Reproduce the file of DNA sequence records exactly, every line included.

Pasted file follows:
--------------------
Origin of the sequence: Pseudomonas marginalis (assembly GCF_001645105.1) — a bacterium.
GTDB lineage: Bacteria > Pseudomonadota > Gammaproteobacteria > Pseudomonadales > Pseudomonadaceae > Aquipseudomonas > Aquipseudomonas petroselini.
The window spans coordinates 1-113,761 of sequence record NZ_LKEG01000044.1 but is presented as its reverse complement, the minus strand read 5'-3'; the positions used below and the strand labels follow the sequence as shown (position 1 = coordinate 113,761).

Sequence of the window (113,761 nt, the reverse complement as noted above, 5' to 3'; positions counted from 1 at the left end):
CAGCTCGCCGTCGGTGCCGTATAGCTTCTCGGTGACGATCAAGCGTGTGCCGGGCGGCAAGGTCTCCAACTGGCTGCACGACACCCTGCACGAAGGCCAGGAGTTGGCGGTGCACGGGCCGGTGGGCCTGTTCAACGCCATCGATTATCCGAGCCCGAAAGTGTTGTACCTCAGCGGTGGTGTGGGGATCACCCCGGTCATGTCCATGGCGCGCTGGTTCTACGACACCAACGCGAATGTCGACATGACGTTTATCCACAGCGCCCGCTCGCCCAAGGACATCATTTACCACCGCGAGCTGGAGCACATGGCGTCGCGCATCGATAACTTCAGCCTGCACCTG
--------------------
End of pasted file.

Origin of the sequence: Pseudomonas marginalis (assembly GCF_001645105.1) — a bacterium.
GTDB lineage: Bacteria > Pseudomonadota > Gammaproteobacteria > Pseudomonadales > Pseudomonadaceae > Aquipseudomonas > Aquipseudomonas petroselini.
The window spans coordinates 1-113,761 of sequence record NZ_LKEG01000044.1 but is presented as its reverse complement, the minus strand read 5'-3'; the positions used below and the strand labels follow the sequence as shown (position 1 = coordinate 113,761).

Sequence of the window (113,761 nt, the reverse complement as noted above, 5' to 3'; positions counted from 1 at the left end):
CAGCTCGCCGTCGGTGCCGTATAGCTTCTCGGTGACGATCAAGCGTGTGCCGGGCGGCAAGGTCTCCAACTGGCTGCACGACACCCTGCACGAAGGCCAGGAGTTGGCGGTGCACGGGCCGGTGGGCCTGTTCAACGCCATCGATTATCCGAGCCCGAAAGTGTTGTACCTCAGCGGTGGTGTGGGGATCACCCCGGTCATGTCCATGGCGCGCTGGTTCTACGACACCAACGCGAATGTCGACATGACGTTTATCCACAGCGCCCGCTCGCCCAAGGACATCATTTACCACCGCGAGCTGGAGCACATGGCGTCGCGCATCGATAACTTCAGCCTGCACCTG